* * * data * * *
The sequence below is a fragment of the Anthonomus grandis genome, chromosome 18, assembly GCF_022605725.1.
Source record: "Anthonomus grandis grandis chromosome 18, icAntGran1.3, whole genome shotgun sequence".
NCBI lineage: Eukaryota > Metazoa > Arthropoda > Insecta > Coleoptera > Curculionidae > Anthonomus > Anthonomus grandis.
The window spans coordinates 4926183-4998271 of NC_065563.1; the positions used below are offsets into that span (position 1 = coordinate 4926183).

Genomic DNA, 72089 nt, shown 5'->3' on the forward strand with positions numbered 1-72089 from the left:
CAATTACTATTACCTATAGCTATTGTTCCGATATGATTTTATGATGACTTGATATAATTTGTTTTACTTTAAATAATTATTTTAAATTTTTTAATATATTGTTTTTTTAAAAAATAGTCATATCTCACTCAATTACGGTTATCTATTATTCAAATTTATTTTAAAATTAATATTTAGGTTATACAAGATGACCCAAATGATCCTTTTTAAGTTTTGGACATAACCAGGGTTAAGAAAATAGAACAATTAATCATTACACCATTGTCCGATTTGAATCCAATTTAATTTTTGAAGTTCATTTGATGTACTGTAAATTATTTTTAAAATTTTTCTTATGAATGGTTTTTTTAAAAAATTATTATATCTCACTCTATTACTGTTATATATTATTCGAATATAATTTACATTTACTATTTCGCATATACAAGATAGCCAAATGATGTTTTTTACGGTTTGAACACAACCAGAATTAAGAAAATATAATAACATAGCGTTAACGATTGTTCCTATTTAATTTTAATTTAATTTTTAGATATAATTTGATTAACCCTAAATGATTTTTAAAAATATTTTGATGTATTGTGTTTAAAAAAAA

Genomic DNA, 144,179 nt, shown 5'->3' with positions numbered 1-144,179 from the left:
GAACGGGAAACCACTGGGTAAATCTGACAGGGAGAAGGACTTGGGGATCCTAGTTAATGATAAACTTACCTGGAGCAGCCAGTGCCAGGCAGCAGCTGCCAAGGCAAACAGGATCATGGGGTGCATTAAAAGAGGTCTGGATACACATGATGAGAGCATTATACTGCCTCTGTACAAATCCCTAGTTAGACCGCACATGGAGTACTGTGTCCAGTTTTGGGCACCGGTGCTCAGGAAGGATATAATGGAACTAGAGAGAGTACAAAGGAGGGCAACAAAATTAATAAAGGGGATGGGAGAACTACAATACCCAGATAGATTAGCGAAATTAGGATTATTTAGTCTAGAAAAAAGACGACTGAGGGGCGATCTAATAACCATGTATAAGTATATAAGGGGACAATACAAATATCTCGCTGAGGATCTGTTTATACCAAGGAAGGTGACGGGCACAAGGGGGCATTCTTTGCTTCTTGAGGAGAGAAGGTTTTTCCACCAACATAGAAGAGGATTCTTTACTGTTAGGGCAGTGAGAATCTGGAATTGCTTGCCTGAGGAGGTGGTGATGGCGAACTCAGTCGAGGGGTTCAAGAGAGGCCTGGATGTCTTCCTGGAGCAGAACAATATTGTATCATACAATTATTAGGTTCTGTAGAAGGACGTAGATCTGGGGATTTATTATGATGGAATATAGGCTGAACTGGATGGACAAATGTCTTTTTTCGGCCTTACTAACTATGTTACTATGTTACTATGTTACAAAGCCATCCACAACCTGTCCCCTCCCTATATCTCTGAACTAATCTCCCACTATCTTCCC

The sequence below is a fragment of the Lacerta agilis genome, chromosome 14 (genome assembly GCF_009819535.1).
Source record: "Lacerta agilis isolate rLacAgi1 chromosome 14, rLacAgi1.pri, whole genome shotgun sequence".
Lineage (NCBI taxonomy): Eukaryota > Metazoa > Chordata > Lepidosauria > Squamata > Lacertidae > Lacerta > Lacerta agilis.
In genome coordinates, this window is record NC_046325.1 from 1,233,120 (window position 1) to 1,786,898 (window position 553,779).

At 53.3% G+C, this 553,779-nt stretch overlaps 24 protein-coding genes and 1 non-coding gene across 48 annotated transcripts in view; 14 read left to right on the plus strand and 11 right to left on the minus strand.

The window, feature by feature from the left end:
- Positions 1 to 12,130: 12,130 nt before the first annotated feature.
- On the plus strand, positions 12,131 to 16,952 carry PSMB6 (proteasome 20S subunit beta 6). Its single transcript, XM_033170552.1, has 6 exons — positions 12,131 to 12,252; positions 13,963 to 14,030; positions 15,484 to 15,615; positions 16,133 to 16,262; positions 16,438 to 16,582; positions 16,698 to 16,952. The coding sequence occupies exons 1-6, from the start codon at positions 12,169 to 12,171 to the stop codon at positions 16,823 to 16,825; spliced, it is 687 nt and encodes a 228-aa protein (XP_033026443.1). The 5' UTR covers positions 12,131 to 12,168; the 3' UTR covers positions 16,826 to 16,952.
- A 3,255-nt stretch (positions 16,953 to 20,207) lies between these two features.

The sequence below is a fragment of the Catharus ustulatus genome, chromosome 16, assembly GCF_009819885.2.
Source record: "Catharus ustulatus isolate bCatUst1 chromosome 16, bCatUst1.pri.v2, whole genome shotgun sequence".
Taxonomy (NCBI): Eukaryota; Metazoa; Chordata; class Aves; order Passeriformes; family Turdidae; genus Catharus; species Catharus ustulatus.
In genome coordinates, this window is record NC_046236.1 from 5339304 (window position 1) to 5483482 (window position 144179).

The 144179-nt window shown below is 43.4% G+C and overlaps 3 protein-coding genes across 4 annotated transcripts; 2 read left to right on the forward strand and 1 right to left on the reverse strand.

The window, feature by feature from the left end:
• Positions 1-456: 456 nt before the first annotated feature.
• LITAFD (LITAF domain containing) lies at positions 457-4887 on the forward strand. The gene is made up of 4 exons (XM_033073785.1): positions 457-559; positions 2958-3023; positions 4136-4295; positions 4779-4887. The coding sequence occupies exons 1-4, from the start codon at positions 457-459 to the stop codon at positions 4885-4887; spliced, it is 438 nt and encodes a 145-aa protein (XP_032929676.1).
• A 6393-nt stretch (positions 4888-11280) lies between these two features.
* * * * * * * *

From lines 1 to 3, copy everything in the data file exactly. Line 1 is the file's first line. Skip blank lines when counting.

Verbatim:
The sequence below is a fragment of the Anthonomus grandis genome, chromosome 18, assembly GCF_022605725.1.
Source record: "Anthonomus grandis grandis chromosome 18, icAntGran1.3, whole genome shotgun sequence".
NCBI lineage: Eukaryota > Metazoa > Arthropoda > Insecta > Coleoptera > Curculionidae > Anthonomus > Anthonomus grandis.